“Too tight of a clearance can cause stripping problems, premature tool wear and even tool failure,” Erler warns. “As the punch scrapes up through that thickness of material as it retracts, all of that material essentially holds onto the punch. An overly tight clearance just exacerbates the problem.”
3. Mind the Stripping
While improper die clearance contributes to stripping issues, stripping a punch out of thick material can be challenging even with the proper clearance.
“To help reduce stripping issues, consider switching to a larger station for more stripping force,” says Erler. “If a tool normally fits in a B station, try running it in a C or even D station.” Adding extra back taper to the punch also can help with stripping on thicker material.
“With extra back taper, the punch becomes smaller as it penetrates the material,” she explains, “meaning that less surface area on the punch drags through the material as it’s stripping. This doesn’t help as far as the shock impact of hitting the hole, but greatly assists with stripping.”
4. Punch Construction Matters
“Use punches made from powdered metal,” says Erler. “They’re stronger and adds shock resistance upon the punch first hitting the material. Given advances in metallurgy, many tool suppliers offer powdered-metal punches at economical prices.”
Also recommended: adding a coating to a punch.
“When punching soft material such as aluminum or copper, coating should be considered a must-have,” Erler says. “Soft materials become gummy when punched, which causes stripping failures. Wilson Tool, for example, offers several coatings that greatly reduce stripping problems in softer materials.
“For mild steels, the value proposition from coating becomes less obvious,” she continues. “If stripping isn’t a problem, the added cost of coating may not be worth it when considering that tool life is reduced when punching thicker mild steel.”
Noting that punching any thick material stresses the tooling, Erler recommends placing a shear on the punch to reduce required tonnage when just punching a hole.
“A rooftop shear is the best bet for hole-punching. Any shear will reduce needed tonnage, but a rooftop shear is strongest and best handles a full hit.”
For parting in thick material, Erler recommends a concave shear.
“Using a rooftop shear on a slitting tool, for example, requires that least 75 percent of the tool length penetrates the material on every hit,” she explains. “This doesn’t always happen in the real world, as software designed to optimize the number of hits may instruct only a 25-percent length on the last hit.”
Here, a fabricator may be advised to use a bridge hit—skipping the second-to-last hit to make the last hit, then returning to hit the remaining material with the center of the punch.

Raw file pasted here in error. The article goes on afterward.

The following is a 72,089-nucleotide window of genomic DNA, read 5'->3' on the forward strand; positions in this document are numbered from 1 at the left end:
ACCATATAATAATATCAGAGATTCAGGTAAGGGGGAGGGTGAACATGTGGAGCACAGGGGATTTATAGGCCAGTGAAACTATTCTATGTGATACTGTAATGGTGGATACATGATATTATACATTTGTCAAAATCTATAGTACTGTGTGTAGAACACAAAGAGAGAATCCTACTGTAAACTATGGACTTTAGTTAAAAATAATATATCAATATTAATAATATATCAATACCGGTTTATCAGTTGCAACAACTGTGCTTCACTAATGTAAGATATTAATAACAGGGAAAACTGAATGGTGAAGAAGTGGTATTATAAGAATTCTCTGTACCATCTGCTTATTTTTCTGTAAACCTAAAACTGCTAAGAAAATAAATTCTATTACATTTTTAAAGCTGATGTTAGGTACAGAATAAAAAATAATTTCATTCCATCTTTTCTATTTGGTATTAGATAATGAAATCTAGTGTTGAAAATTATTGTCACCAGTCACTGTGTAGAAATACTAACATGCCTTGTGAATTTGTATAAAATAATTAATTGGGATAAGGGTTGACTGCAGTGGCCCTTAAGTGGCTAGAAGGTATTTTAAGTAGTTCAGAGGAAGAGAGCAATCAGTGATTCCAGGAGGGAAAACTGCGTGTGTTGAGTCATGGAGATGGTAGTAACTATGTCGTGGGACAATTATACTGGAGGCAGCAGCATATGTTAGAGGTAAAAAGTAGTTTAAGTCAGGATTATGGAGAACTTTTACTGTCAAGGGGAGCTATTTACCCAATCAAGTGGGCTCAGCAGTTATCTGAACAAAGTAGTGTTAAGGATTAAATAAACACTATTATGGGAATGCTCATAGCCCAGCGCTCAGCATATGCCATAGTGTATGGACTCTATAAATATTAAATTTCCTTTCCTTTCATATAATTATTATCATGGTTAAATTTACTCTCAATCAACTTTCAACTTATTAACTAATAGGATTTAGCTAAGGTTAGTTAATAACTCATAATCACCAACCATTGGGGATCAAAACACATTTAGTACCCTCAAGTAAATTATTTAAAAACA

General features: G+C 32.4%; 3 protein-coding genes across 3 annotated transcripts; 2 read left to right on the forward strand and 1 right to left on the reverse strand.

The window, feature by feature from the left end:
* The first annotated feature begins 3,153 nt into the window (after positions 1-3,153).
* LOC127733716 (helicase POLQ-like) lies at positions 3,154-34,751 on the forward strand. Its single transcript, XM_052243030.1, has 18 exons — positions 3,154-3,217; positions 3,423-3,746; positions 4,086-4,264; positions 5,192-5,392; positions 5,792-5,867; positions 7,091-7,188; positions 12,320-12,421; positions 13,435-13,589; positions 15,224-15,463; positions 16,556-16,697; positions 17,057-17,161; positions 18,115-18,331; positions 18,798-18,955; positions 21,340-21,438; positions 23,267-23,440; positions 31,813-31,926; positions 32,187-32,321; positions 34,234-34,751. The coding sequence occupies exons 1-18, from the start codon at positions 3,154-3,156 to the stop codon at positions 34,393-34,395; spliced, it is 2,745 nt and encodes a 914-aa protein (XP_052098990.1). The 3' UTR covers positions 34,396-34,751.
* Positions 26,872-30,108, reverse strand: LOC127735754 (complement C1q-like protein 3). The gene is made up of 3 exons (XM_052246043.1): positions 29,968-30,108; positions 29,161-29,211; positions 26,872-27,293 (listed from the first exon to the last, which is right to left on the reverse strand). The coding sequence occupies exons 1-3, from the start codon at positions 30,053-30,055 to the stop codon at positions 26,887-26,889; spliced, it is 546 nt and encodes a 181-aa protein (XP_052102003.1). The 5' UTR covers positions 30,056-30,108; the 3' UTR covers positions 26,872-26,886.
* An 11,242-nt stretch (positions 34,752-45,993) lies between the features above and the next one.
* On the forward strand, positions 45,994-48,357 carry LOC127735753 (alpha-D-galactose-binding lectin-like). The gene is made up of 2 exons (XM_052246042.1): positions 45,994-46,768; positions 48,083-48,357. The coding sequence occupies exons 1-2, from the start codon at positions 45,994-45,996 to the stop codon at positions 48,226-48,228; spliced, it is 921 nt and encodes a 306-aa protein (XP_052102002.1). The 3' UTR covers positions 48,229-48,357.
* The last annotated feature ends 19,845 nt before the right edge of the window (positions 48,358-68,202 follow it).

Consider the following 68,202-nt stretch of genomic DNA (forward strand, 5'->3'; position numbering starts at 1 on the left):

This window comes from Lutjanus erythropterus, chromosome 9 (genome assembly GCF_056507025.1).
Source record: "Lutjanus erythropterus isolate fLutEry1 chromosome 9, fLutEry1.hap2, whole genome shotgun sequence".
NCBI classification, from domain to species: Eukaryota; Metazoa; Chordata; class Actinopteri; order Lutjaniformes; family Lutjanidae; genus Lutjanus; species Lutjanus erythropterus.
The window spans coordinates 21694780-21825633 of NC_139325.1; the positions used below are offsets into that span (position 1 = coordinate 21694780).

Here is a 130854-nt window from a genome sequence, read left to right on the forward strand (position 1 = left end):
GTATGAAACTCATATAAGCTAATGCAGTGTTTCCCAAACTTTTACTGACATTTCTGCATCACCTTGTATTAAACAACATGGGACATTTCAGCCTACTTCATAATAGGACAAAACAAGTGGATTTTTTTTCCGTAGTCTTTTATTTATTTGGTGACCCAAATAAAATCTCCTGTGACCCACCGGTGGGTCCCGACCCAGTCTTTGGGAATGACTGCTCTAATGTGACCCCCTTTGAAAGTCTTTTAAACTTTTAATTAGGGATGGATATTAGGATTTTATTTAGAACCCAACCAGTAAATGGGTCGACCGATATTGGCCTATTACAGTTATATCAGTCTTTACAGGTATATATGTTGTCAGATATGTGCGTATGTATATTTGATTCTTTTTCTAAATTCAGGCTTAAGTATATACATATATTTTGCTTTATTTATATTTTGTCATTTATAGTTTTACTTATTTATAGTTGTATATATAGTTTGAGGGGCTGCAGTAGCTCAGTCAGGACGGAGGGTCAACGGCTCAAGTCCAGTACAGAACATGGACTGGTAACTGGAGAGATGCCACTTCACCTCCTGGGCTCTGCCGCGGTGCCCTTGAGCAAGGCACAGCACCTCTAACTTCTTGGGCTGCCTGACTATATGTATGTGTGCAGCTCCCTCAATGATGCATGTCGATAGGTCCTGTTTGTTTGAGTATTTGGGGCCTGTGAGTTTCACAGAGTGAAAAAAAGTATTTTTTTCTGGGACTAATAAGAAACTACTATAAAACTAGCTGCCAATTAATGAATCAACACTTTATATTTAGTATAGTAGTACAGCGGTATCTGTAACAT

“But my experience tells me that not too many fabricators will go through the hassle of programming for bridge hits,” Erler says. “Using a rooftop shear on a slitting tool for thick material creates a side load that is very tough on the punch. Consider a concave shear, which still reduces the needed tonnage while better inverting the stresses of that high-tonnage application.”
5. Properly Maintain Tooling
There’s no getting around the fact that punching thick material results in a higher tool-wear rate.
“Check the punch more frequently for wear,” says Erler. “Though seemingly counterintuitive, more frequent sharpening actually extends tool life. In addition, dull tools increase the tonnage required to punch a hole. Punching thick material typically means running at higher-than-ideal tonnage, and a dull tool only will increase that tonnage.”
Also important in extending tool life: proper turret alignment and lubrication.
6. Sacrifice Grind Life for Strength
Consider reducing the straight-before-radius on a punch tip, recommends Erler, as the stouter punch provides added strength for punching thick material.
“This results in reduced grind life,” she says, “but the reduced risk of catastrophic failure often makes this sacrifice worth it. The stout punch decreases the odds of a punch breaking upon impact.”
7. Consider a Tool Insert
Implementing some or all of the advice above can improve the success rate and tool life when punching thick material. Take it to the next level, recommends Erler, by switching to a tool-insert design. Advantages include significantly lower replacement costs than with full-body tooling, quicker setup times and lower storage requirements.
“Even when doing everything right, tools do not last as long when used on thicker material, so reducing costs by using inserts just makes sense,” she says. “And, if adding a coating, it’s on a smaller area, which also reduces costs.”
Bonus Tip: Radii on Corners
Beyond these seven tips, fabricators can improve tool performance and life when punching thick material by re-assessing the hole shape.
“Whenever possible,” Erler suggests, “place a radius on any sharp corner—perhaps a few millimeters or a millimeter radius on four corners of a rectangle. Something as simple as this helps increase tool life.” MF
See also: Wilson Tool International
Technologies: CNC Punching
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